Wednesday, January 11, 2012

THE LITTLE MATCH BOY ~~~~ a re-telling of H.C. Andersen's poignant tale part XIX

An icy rain came down to claim the snow covered city, sealing all under a frigid, glass-like veneer. The little boy skittered and ran all the way back to the outdoor market off Wenceslas Square. Napoleon, her shoulders hunched and nose pressed down to the ground, trotted after him. She was so cold and so wet. As soon as they claimed a spot under one of the heavy, gray tables he dried her. He took off his scarf   ( in itself a true sacrifice) and rubbed the bone numbing chill from her fur. She kissed his face. He laughed. Then he flapped the woolen scarf in the wind (fortunately, the rain couldn't reach this corner) and wound it round his throat. Other street urchins occupied similar positions, sitting in their under-the-table shelters and staring out, just like animals in a zoo. No one came to bother them, even the child-stealers. Some said the snatched ones wound up in sup-alpine salt mines. They needed children there to squeeze into the tiny, little narrow places. Others claimed they sold them east,  to spoiled Russian-Ukrainian nobles for 'domestic' work on country dachas. But the latest story was even more sinister. 'Pharmaceutical' factories were establishing themselves throughout the Hapsburg realm. Indeed, there was a new wonder drug, aspirin, on the horizon, plus other sometimes miraculous elixirs as well.  Clinical functionaries kept such unfortunate young ones locked in primitive laboratories, where they were regularly dosed with a veritable rainbow of bitter nostrums. Strong, canvas belts secured them to the beds. Movement was difficult. And the sheets were rarely changed. Death was common, almost a given. The fresh, new corpses turned profits again, as they assumed vivisectional duties upon gurneys in well respected, university medical schools. No one asked questions. They just did not want to.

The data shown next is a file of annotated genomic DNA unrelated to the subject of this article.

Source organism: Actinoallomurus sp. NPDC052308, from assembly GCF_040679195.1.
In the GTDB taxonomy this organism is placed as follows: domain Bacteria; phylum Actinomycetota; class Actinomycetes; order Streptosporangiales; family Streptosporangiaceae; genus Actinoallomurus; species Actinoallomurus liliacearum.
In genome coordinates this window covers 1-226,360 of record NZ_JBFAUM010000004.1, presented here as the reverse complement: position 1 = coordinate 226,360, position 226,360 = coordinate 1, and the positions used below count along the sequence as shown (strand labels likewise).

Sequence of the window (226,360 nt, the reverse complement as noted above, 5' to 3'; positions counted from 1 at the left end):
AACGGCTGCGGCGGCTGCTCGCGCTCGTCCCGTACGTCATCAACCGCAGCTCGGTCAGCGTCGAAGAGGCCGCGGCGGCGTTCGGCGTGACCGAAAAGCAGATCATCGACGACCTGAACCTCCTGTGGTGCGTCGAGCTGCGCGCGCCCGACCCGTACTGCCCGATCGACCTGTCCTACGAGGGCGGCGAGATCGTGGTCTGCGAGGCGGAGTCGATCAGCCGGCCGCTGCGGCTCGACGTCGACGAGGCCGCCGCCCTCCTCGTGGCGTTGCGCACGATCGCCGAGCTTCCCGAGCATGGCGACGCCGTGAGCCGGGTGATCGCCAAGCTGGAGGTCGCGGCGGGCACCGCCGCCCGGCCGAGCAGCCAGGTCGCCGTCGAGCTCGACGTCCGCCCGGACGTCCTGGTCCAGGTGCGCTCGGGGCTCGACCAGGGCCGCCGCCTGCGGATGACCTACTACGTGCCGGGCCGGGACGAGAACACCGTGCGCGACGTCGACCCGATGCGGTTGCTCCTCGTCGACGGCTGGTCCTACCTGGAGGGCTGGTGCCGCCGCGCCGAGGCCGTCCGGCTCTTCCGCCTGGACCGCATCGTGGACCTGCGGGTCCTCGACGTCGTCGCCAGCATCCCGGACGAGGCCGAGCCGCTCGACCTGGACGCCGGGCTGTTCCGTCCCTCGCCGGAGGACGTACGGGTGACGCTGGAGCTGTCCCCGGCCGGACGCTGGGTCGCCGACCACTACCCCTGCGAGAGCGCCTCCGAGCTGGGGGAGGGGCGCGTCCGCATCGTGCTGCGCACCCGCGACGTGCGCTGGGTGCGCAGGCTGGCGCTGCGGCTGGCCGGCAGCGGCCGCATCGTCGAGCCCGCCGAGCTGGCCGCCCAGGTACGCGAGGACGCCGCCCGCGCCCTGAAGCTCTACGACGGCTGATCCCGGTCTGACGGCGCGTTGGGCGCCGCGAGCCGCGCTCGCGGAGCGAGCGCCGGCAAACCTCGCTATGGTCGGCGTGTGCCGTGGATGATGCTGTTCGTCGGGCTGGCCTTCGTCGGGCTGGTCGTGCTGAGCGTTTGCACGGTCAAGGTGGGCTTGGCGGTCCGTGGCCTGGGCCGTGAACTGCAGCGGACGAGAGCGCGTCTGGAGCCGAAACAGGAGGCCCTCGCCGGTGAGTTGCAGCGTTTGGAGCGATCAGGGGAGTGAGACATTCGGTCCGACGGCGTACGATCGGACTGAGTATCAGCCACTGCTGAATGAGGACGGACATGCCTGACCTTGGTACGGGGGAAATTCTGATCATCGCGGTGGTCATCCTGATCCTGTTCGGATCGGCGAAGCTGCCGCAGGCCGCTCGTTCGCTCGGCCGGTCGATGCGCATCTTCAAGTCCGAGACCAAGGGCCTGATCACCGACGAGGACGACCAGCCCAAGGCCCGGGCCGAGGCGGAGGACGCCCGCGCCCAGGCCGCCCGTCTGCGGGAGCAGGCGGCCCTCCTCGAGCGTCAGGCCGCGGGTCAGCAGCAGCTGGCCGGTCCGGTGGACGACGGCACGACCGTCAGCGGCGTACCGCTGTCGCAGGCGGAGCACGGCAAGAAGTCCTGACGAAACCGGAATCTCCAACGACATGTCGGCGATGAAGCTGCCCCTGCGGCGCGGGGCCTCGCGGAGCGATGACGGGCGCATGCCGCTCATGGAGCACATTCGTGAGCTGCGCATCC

But the little boy did not know this. He had his own troubles. First there was a weak, small itching at the back of his throat, courtesy of the tram-ogre's filthy spit. It made him cough. He wedged himself deep into the corner, up against a store front. But it didn't really chase away the cold. Then his head began to feel hot...and his neck too. He loosened the scarf and pushed his cap back from his forehead. At least he had the dog. She kept him warm.  And in all probability, he returned the favor. But the itching got worse, blossoming into a growing red-hot fire. If he were a well-to-do boy, hired doctors might recommend quinine or some other pricey treatment, but he was not. So he 'made do' with an icicle snapped off from the edge of his table-roof and slowly sucked at it in an attempt to lessen the pain. He trembled. He shivered. His little head hurt and his ears hurt too. But at least he was out of the rain.

And he lay there with the dog, waiting to get better.

Another boy, from under another table, tried to snuggle in against Napoleon too. But she snapped at him and drove him away.

The wind died down at sunset. The dampness vanished too. But the air just got colder and colder.


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